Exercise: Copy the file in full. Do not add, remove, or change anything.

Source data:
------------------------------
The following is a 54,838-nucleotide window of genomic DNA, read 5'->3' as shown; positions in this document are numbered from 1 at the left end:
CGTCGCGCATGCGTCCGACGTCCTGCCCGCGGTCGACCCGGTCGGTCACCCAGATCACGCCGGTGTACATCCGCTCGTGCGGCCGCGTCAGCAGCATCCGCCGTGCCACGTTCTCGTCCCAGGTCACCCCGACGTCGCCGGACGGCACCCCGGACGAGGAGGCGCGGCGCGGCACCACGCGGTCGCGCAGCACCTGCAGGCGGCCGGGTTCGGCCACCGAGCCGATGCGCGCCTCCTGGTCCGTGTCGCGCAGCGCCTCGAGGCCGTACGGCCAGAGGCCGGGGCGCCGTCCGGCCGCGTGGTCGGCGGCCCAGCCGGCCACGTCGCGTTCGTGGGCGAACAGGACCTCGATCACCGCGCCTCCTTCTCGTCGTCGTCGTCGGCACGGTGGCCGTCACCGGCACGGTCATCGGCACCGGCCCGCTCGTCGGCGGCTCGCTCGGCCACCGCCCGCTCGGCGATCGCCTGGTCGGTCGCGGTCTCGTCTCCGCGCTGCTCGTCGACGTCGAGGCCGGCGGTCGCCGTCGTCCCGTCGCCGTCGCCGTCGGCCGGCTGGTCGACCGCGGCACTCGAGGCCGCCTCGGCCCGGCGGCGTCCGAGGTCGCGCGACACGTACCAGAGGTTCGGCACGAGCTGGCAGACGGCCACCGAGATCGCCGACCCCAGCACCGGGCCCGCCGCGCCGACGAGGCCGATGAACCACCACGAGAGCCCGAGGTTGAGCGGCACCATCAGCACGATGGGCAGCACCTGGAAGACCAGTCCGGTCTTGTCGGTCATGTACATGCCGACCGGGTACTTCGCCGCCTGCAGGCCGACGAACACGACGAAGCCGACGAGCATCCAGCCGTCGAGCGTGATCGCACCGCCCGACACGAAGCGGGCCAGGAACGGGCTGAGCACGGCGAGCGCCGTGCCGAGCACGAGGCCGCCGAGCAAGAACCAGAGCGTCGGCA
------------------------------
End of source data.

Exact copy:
The following is a 54,838-nucleotide window of genomic DNA, read 5'->3' as shown; positions in this document are numbered from 1 at the left end:
CGTCGCGCATGCGTCCGACGTCCTGCCCGCGGTCGACCCGGTCGGTCACCCAGATCACGCCGGTGTACATCCGCTCGTGCGGCCGCGTCAGCAGCATCCGCCGTGCCACGTTCTCGTCCCAGGTCACCCCGACGTCGCCGGACGGCACCCCGGACGAGGAGGCGCGGCGCGGCACCACGCGGTCGCGCAGCACCTGCAGGCGGCCGGGTTCGGCCACCGAGCCGATGCGCGCCTCCTGGTCCGTGTCGCGCAGCGCCTCGAGGCCGTACGGCCAGAGGCCGGGGCGCCGTCCGGCCGCGTGGTCGGCGGCCCAGCCGGCCACGTCGCGTTCGTGGGCGAACAGGACCTCGATCACCGCGCCTCCTTCTCGTCGTCGTCGTCGGCACGGTGGCCGTCACCGGCACGGTCATCGGCACCGGCCCGCTCGTCGGCGGCTCGCTCGGCCACCGCCCGCTCGGCGATCGCCTGGTCGGTCGCGGTCTCGTCTCCGCGCTGCTCGTCGACGTCGAGGCCGGCGGTCGCCGTCGTCCCGTCGCCGTCGCCGTCGGCCGGCTGGTCGACCGCGGCACTCGAGGCCGCCTCGGCCCGGCGGCGTCCGAGGTCGCGCGACACGTACCAGAGGTTCGGCACGAGCTGGCAGACGGCCACCGAGATCGCCGACCCCAGCACCGGGCCCGCCGCGCCGACGAGGCCGATGAACCACCACGAGAGCCCGAGGTTGAGCGGCACCATCAGCACGATGGGCAGCACCTGGAAGACCAGTCCGGTCTTGTCGGTCATGTACATGCCGACCGGGTACTTCGCCGCCTGCAGGCCGACGAACACGACGAAGCCGACGAGCATCCAGCCGTCGAGCGTGATCGCACCGCCCGACACGAAGCGGGCCAGGAACGGGCTGAGCACGGCGAGCGCCGTGCCGAGCACGAGGCCGCCGAGCAAGAACCAGAGCGTCGGCA